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Using otolith chronologies to identify extrinsic drivers of growth of 2 commercially targeted small pelagic fish species

Citation

Dennis, JD and Grammer, G and Ward, T and Smart, J and Huveneers, C, Using otolith chronologies to identify extrinsic drivers of growth of 2 commercially targeted small pelagic fish species, Fishery Bulletin, 119, (2-3) pp. 135-148. ISSN 0090-0656 (2021) [Refereed Article]


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DOI: doi:10.7755/FB.119.2-3.4

Abstract

Climate variability is a major cause of changes in marine ecosystems, including changes in both the environment and in many fish species. Understanding the factors influencing key biological characteristics, such as growth, is important for commercially targeted species because these characteristics are used in stock assessments that inform fisheries management. In this study, otoliths were used to examine the growth rates and growth chronologies of 2 commercially targeted small pelagic fish species, the common jack mackerel (Trachurus declivis) and redbait (Emmelichthys nitidus), from 2 regions of southeastern Australia. Both species grew larger off Kangaroo Island (common jack mackerel: asymptotic length [L∞]=299.40; redbait: L∞=259.79) than off southern New South Wales (common jack mackerel: L∞=249.52; redbait: L∞=238.89). Temporal growth synchrony in both species and regions (0.173.50%) was low compared with that of more-site-attached benthic species. Interannual variations in growth rates of common jack mackerel off Kangaroo Island were positively correlated with sea-surface temperature (SST), with growth rates 18% higher at 18.0C than at 16.4C. However, growth was not correlated with SST or chlorophyll-a concentration for the other species and locations. Developing a more complete understanding of the environmental drivers of growth in these small pelagic fish species may require chronologies to be extended and extrinsic variables in the models to be increased.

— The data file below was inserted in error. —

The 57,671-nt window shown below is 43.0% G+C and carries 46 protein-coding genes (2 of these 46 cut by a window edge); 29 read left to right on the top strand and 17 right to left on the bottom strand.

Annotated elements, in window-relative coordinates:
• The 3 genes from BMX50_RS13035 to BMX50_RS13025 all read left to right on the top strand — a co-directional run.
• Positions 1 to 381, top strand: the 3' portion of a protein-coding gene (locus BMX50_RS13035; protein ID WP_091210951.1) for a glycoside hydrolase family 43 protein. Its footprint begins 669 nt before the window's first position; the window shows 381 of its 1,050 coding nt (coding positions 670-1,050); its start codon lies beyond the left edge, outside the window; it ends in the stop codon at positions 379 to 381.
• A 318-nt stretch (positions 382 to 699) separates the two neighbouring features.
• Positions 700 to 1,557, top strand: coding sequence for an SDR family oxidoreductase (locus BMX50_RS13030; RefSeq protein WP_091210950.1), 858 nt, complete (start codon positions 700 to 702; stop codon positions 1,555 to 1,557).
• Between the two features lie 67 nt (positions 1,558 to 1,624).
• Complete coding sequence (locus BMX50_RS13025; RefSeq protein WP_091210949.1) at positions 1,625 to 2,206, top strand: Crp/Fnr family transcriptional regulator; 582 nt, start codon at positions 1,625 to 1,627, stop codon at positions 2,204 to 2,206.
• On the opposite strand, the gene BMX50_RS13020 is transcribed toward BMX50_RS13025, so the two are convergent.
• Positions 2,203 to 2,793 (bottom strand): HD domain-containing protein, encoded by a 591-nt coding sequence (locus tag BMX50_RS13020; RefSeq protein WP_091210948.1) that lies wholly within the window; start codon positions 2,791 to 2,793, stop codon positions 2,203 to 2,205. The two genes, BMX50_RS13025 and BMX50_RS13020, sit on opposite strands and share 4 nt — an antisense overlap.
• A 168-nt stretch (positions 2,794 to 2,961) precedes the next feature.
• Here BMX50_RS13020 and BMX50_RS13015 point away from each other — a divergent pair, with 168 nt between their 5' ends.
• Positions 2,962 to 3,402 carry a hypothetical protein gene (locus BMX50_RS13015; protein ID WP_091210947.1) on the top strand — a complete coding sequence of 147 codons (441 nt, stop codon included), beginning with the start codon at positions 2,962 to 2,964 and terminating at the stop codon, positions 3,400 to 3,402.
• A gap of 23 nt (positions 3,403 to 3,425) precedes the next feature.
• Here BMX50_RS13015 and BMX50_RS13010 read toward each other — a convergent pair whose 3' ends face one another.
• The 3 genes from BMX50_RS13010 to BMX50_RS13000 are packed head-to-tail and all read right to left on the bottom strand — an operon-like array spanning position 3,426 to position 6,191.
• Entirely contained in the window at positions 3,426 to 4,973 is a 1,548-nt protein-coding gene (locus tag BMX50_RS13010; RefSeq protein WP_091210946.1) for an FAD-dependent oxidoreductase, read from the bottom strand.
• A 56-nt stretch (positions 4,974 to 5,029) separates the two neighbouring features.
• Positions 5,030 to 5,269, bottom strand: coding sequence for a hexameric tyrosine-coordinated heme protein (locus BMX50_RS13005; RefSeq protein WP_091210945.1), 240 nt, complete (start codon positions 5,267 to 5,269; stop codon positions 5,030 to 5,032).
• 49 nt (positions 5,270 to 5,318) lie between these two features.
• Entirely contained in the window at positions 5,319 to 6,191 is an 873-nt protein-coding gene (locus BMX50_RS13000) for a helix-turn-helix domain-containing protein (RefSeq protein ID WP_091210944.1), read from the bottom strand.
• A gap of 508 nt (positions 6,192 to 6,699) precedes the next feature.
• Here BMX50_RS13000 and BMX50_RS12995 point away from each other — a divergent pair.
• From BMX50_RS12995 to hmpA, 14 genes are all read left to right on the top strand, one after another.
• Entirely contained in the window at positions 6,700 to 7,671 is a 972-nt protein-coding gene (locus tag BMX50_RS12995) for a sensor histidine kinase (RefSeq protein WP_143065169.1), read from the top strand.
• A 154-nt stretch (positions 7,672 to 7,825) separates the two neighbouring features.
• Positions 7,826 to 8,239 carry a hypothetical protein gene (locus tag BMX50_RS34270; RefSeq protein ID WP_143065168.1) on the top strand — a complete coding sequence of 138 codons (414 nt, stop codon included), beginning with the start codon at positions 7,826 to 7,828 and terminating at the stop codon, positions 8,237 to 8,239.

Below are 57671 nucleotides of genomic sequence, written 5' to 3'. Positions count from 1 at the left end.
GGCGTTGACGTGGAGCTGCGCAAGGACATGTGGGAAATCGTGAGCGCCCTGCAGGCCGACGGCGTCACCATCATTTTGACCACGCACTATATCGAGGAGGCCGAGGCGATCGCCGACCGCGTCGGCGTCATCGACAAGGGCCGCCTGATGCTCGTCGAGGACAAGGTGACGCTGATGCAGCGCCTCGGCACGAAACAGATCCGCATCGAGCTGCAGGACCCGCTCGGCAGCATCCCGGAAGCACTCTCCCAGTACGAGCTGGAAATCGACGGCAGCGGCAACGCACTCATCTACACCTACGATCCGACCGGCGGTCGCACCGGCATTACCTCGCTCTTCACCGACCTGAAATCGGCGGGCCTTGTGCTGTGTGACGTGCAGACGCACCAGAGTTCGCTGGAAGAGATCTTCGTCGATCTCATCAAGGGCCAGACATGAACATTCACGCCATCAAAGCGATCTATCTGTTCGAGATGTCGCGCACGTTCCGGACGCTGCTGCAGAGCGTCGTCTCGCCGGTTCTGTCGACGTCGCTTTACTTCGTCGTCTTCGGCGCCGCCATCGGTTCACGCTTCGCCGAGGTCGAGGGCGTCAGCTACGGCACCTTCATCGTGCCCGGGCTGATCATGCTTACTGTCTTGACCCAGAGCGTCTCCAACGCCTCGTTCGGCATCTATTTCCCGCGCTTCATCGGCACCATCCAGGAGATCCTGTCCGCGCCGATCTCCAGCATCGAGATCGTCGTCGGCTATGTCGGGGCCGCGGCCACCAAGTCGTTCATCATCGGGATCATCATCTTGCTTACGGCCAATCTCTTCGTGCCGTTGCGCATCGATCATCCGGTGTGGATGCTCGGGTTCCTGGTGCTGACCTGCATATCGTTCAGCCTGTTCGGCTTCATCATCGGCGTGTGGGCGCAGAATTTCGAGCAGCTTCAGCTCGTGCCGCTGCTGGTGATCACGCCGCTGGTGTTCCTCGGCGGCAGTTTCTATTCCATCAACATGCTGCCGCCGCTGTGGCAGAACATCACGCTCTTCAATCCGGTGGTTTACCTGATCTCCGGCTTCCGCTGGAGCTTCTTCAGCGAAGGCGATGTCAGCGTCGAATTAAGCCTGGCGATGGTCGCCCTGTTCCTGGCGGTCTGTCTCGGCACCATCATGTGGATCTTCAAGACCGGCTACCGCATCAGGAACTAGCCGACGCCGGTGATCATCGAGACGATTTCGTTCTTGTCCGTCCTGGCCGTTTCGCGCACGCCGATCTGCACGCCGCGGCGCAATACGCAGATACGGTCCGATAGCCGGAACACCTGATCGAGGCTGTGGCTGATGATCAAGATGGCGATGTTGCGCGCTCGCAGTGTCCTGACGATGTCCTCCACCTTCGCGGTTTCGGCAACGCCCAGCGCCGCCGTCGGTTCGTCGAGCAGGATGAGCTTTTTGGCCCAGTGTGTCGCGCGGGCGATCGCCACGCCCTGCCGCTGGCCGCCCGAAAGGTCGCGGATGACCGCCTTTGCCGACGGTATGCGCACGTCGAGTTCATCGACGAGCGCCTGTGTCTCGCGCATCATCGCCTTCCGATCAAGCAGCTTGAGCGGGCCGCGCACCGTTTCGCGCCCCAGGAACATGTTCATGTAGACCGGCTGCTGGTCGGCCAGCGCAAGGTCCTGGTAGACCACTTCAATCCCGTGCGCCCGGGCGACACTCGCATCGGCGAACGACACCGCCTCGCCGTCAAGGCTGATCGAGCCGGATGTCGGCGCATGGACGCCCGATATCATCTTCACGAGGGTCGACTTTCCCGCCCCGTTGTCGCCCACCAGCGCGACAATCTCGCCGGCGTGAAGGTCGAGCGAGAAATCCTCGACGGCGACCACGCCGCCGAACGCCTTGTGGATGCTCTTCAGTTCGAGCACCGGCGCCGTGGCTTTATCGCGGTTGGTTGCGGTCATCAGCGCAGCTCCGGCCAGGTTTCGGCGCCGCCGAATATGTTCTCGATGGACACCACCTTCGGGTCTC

Item Details

Item Type:Refereed Article
Keywords:jack mackerel, redbait, growth rates, growth chronologies
Research Division:Agricultural, Veterinary and Food Sciences
Research Group:Fisheries sciences
Research Field:Fisheries management
Objective Division:Animal Production and Animal Primary Products
Objective Group:Fisheries - wild caught
Objective Field:Wild caught fin fish (excl. tuna)
UTAS Author:Ward, T (Associate Professor Timothy Ward)
ID Code:146710
Year Published:2021
Deposited By:Sustainable Marine Research Collaboration
Deposited On:2021-09-22
Last Modified:2021-11-18
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